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Livestock Producers May Face Limited Feed Supplies

July 10th, 2013

schultek_final Contributed by Kristen Schulte, Extension Farm Management Field Specialist, kschulte@iastate.edu and Lee Schulz, Extension Livestock Economist, lschulz@iatste.edu.  

The changing weather and crop conditions over the past year have raised questions again regarding quality and quantity of feed availability for livestock producers across parts of Iowa. Some producers stretched forage supplies over the winter due to the widespread drought that affected last year’s crops. Some of these same areas are facing a potential limited supply of forage or corn for the coming year due to a wet spring that caused prevented planting or inability to harvest early forages. As of the first week of July, over 70 percent of corn, hay, and pasture acres are in fair to good condition; however, crop progress in much of northeast and north central Iowa is behind the other regions of the state. Although it is unknown what the rest of the growing season will bring, livestock producers can start to plan if they anticipate limited feed inventories. Livestock producers should evaluate feed inventory, feed required and financial position.

Calculating Feed Inventory

Feed inventory can account for what is currently on hand and what is expected to be harvested this growing season as feed for the coming year. Inventory should be recalculated at the end of harvest. All forages and grain allocated for feed need to be accounted for. Forages in upright silos or bunkers can be calculated with estimated capacity tables based on dry matter (DM) and size of the silo or bunker. Feed grain stored on farm will need to be accounted for based on estimated capacity measurements or starting amount less shrink and amount fed. Also, pasture conditions should be monitored to account for supplemental forage if needed.

Feed Inventory Required

Livestock inventory needs to account for all animals that consume raised forage or grain. For each species type, total tons of raised feed fed per year is needed. Also, one needs to account for expected livestock inventory, accounting for expansion or fluctuation in inventory. Daily rations or weekly feed amounts can be used to reach a yearly feed intake value for all raised feed. Differences in DM or nutrient quality may influence amount of feed required over a years’ time. Total feed required will need to last until the following year’s harvest or feed availability date (e.g., alfalfa/grass – June 1; corn silage – September 15; corn – October 1); also, this time can be extended as some forages need to ferment before feeding.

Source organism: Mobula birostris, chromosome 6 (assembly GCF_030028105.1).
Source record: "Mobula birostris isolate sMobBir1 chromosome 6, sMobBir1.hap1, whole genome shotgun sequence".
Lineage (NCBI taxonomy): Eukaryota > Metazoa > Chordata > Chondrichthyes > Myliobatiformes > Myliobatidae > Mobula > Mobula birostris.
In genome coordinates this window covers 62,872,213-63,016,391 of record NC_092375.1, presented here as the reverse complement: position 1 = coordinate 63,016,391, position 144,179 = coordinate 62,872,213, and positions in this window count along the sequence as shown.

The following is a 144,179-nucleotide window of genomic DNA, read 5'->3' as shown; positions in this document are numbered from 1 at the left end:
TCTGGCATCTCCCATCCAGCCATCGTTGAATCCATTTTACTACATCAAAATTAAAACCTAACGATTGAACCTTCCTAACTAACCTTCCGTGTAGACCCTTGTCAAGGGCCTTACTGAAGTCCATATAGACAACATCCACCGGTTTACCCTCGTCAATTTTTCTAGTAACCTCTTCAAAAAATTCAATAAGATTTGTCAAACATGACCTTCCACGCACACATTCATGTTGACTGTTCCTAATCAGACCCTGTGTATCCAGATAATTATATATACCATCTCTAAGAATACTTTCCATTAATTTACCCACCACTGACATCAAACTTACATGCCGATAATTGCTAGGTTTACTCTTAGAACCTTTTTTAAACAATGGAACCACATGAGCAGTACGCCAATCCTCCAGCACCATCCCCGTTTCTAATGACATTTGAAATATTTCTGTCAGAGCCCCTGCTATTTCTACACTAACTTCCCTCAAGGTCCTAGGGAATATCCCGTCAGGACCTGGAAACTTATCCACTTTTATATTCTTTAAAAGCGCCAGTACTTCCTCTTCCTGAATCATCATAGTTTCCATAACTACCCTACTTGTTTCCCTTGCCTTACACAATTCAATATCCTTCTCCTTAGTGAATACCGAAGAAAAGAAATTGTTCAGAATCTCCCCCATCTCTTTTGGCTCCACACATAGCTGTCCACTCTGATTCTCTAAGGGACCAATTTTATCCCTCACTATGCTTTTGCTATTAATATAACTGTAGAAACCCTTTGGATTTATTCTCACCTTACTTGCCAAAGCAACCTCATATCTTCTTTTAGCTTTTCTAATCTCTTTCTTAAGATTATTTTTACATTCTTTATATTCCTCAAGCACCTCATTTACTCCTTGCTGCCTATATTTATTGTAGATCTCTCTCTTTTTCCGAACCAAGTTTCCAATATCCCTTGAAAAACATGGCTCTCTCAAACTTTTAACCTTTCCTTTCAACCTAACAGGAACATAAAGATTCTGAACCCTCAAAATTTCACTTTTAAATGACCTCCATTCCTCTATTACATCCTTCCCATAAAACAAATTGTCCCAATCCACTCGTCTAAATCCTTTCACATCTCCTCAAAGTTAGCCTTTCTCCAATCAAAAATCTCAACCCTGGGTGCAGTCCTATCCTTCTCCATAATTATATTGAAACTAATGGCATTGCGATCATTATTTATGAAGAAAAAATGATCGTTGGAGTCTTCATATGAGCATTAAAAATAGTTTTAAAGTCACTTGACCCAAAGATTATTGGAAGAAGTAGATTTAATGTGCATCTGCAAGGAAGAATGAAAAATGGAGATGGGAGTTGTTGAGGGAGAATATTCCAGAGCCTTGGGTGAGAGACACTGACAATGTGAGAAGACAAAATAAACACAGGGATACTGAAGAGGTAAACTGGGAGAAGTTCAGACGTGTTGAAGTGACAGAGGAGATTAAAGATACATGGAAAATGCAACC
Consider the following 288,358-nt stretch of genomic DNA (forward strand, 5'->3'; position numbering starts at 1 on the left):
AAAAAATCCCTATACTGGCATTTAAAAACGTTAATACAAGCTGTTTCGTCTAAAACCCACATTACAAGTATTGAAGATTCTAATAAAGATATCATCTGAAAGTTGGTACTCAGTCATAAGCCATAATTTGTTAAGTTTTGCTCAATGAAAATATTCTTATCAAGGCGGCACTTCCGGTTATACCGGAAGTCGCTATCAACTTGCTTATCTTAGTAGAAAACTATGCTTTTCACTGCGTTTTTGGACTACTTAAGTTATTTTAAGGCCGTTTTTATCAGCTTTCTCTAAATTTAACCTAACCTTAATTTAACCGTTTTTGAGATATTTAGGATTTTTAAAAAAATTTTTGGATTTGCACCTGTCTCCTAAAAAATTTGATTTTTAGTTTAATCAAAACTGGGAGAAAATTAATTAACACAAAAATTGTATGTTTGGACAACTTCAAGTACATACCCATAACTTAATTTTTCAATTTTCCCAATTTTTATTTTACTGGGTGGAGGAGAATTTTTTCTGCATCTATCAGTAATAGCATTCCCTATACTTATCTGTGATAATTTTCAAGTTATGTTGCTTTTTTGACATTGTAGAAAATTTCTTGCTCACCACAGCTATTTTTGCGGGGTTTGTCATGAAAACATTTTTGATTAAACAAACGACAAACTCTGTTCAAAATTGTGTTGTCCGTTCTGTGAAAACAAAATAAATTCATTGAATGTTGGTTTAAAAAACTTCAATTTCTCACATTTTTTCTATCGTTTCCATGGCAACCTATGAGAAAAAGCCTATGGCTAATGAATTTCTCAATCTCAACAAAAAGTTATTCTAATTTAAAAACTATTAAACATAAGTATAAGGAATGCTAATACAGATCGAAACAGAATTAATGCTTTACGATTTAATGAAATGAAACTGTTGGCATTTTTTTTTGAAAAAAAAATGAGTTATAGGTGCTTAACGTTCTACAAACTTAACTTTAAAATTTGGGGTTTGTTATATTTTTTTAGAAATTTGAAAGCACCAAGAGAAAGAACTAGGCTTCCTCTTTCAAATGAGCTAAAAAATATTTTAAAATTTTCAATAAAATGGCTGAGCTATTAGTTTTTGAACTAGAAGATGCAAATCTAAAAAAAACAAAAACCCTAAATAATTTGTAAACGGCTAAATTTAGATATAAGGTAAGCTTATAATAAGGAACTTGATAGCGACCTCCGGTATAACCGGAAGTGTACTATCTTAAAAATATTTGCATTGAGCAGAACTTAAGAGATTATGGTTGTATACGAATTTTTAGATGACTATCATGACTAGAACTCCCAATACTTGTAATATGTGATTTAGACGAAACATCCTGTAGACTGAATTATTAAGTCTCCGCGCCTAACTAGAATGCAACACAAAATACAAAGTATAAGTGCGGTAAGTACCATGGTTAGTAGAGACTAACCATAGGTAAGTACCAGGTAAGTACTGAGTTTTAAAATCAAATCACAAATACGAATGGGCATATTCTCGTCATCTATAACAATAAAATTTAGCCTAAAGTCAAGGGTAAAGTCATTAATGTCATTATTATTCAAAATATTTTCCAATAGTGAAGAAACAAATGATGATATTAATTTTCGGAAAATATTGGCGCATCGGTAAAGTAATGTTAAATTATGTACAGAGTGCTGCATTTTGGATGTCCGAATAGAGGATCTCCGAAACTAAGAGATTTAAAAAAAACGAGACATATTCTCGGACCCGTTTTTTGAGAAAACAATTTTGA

The difference between raised feed available after 2013 harvests and annual feed inventory required will determine if additional feed is needed.

Low Feed Inventory

If feed needs surpass feed availability the producer has a shortage of raised feed. If there is a surplus of feed inventory, one should evaluate if there is an adequate amount of needed carryover. If there is a shortage, one should plan for purchase of additional feed and/or evaluate alternative feedstuffs with their nutritionist or livestock specialist. Although producers may want to save money when purchasing additional feed, it is important to keep in mind quality, feed efficiency, and adequate nutrition for long term viability.

Financial Impact Considerations

Some feed decisions may have an effect on the bottom line. Is purchasing feed a financially feasible solution based on projected breakeven and profitability? What funds are available to purchase additional feed? How do crop insurance proceeds from prevented planting acres correlate with purchased feed at market prices? What ration alternatives can be made to accommodate feed costs or limited feed availability and what are the associated costs? How do these changes affect feed cost per head and how does that compare to your desired feed cost benchmark? All of these answers are ones that each livestock producer will need to evaluate for their operation.

ISU Extension Resources

Estimated feed rations for beef, swine, ewes, and dairy can be found in the livestock budgets on Ag Decision Maker, http://www.extension.iastate.edu/agdm/livestock/html/b1-21.html. A sample feed inventory worksheet can be found on the ISU Extension Dairy Team website, http://www.extension.iastate.edu/dairyteam/sites/www.extension.iastate.edu/files/dairyteam/ISURecovery44FeedInventoryAidMgmt.pdf.

 

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  1. | #1

    Naturally when one feed is low on harvest then farmers should think of alternatives. Certainly, not all feeds are an all-time low at a certain time so it would be wise to plan things out carefully.

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